A Canadian software developer is on a crusade of sorts, promoting awareness of data: their type and, more important, their value to diagnosticians. Fixed content storage, a requirement of PACS and other medical information systems because of the need to
A Canadian software developer is on a crusade of sorts, promoting awareness of data: their type and, more important, their value to diagnosticians. Fixed content storage, a requirement of PACS and other medical information systems because of the need to ensure the integrity of data, can exact a terrible premium if not done correctly. Vancouver-based Bycast wants to keep customers from paying that premium.
Typically, data storage schemes equate value with elapsed time. The most recent data are seen as the most valuable. Bycast executives consider this approach fundamentally flawed. They have developed an alternative-a concept based on information life cycle management, which assigns value according to the inherent diagnostic importance of data.
"The value of information is related not just to its age but to what it means," said Moe Kermani, Ph.D., president and CEO of Bycast. "By leveraging information about the data, you can infer how to manage them better."
A suspicious finding on a mammogram, for example, has greater diagnostic value than a negative one, as it will have a greater impact on the patient, triggering further diagnostic and possibly therapeutic actions. Consequently, this mammogram is more likely to be retrieved more often than one that shows no abnormalities.
Bycast has built this concept of intelligent data management into StorageGRID, its high-performance, grid-based software. It provides the fastest access to the most valuable data, while minimizing storage costs and simplifying data management. The savings in money can be substantial.
"Just look at the cost difference between tape and fast-spinning media," said Deanne Farrar, Bycast vice president of marketing. "High-performance media cost $50 to $90 per gigabyte. The same storage on tape costs pennies."
StorageGRID accomplishes intelligent data management through interfaces with existing PACS, DICOM-compatible imaging modalities, viewing stations, and applications. It runs on any hardware platform that uses the Linux operating system.
"We provide the customer with the flexibility to choose the platform on which they want to deploy," Kermani said.
Bycast markets its solutions through a direct sales force, as well as two OEM partners: Hewlett-Packard and IBM. Over the past year, the company has signed Mercy Hospital of Southern Florida, with cardiovascular, cancer, and orthopedic centers in one of the nation's largest healthcare systems; the Veterans Affairs Eastern Colorado Health Care System, which encompasses a major referral medical center, nursing home units, and seven community outpatient clinics in Colorado; and the British Columbia Cancer Agency, whose widespread cancer centers afford care to about four million Canadians.
The larger and more complex the IT network, the better suited it is to grid storage, Kermani said. The Bycast software is designed to adapt to changes in the network, assimilating new nodes while excluding ones that have been eliminated or replaced. With each change, the grid reassesses the network, optimizing performance to use the new resources. This sets the stage for storage capacity that can be expanded with new devices and can meet new data demands.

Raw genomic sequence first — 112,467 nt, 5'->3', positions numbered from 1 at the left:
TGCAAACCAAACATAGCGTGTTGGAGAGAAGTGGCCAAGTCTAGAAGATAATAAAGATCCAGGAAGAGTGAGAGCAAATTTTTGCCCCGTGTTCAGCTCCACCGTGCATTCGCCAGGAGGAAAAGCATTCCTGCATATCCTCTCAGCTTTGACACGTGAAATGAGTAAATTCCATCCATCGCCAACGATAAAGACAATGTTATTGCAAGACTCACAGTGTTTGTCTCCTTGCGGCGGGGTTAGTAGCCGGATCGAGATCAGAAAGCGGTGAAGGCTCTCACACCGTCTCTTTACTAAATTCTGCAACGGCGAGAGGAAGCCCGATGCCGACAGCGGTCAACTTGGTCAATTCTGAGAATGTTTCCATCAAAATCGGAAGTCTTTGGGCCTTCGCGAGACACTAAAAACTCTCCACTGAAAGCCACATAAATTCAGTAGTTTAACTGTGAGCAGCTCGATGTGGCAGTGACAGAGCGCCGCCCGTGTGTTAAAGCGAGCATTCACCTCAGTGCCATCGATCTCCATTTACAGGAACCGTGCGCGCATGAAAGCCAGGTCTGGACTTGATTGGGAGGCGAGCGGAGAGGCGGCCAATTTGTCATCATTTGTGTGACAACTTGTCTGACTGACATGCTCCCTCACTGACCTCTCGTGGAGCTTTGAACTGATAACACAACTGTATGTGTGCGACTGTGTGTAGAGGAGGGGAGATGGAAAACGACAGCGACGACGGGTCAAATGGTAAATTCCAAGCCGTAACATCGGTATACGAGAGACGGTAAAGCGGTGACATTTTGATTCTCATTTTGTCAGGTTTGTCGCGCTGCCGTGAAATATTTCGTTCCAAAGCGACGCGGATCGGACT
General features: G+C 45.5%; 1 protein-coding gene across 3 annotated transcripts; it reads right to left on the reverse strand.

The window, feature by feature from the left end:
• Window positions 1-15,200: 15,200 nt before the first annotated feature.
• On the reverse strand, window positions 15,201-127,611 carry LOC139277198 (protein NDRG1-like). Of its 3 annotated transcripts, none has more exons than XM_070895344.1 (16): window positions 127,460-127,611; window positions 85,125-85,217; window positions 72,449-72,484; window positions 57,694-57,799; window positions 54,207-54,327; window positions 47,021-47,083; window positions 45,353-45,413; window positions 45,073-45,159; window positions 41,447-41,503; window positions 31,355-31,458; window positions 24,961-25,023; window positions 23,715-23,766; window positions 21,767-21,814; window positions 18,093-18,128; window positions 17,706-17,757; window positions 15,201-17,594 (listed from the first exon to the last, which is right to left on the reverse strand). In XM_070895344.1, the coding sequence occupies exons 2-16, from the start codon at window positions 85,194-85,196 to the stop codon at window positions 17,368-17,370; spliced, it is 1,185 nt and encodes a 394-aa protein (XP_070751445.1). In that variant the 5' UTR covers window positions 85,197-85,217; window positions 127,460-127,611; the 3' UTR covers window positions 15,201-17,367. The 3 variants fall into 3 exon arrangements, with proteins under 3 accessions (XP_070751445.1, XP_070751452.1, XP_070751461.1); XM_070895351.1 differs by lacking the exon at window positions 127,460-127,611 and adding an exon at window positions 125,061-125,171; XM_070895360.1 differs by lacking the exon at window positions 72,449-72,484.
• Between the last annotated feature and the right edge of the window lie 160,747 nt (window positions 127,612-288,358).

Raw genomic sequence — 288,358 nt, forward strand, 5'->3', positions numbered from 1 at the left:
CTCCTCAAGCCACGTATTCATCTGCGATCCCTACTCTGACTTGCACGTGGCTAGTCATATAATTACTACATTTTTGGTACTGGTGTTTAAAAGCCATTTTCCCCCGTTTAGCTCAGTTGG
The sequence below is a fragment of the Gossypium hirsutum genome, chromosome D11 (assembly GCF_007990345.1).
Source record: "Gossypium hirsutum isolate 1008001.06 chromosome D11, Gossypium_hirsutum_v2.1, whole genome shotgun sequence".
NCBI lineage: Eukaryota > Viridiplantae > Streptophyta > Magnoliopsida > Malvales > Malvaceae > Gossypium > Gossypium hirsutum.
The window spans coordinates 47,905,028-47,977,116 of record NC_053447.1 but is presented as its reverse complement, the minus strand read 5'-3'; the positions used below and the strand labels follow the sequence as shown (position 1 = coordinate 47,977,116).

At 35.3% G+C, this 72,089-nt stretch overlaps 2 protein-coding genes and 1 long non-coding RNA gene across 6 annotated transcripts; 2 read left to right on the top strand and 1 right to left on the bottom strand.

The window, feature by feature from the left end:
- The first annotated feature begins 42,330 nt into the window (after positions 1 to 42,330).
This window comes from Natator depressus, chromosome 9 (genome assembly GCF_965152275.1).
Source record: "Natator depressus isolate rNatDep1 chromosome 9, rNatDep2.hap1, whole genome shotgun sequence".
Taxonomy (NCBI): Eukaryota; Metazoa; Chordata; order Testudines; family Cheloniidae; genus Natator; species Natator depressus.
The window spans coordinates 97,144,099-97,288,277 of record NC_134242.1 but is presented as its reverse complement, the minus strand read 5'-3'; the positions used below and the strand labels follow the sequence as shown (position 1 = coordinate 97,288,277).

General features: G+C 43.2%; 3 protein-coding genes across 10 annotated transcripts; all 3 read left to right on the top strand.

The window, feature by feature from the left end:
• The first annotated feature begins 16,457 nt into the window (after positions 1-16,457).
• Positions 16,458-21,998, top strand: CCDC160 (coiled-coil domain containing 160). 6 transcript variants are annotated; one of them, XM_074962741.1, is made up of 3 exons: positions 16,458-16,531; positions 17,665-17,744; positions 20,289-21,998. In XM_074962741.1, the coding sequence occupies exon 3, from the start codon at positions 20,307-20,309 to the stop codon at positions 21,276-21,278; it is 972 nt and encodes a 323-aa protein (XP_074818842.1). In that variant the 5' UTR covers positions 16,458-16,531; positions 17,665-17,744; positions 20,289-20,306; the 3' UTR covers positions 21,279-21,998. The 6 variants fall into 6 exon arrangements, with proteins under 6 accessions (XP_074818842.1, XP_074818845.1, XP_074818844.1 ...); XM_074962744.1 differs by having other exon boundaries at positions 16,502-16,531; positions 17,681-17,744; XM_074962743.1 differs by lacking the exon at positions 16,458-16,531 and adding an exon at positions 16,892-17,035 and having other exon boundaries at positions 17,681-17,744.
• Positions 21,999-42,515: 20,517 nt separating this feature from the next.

The distributed nature of grid storage provides built-in fail-safe protections. No single node failure can cause a system crash, because StorageGRID replicates data according to rules that distribute them across the grid. These rules allow hospitals to control the geographic location and number of data "replicas" to achieve the desired level of redundancy. If a node fails, image storage and access requests are rerouted to work around the failure.
The technology comes in three basic types. StorageGRID MultiSite supports multiple archives across multiple facilities, including those with limited bandwidth connectivity. StorageGRID Enterprise, as the name implies, offers an enterprise-wide medical image archive capable of handling millions of studies from as many medical disciplines as generate imaging studies. Endeavour Live is tailored for the storage and live transmission of full-motion ultrasound, fluoroscopy, and endoscopy exams throughout the enterprise and between geographically distributed healthcare facilities.
These solutions work with all types of storage hardware, matching the media to the type of data. Those of greatest importance, for example, would be stored on media such as fast-spinning hard drives, which provide the quickest access. Less valuable data are stored on the least expensive media. If certain data are in greater than anticipated demand, StorageGRID improves accessibility by automatically relocating them to a different node featuring faster storage media.
This capability, called SMARTStorage, involves "metadata" that describe the value of the imaging information. Some of these metadata are available in DICOM headers such as modality, body part, and time and date of the exam.
Other metadata may be input by hospitals using their own business rules about where to store what kinds of data and for how long. Rules might be written, for example, to store positive mammograms on fast-spinning disk media for 30 days, then move the data to less expensive long-term media. Chest CRs, however, might be retained for 45 days on fast disk before being transferred to less costly storage.
These rules, whether DICOM-based or tailored to the institution, make StorageGRID aware of the value of the data. The need for such intelligent management will only grow in the future, Kermani said.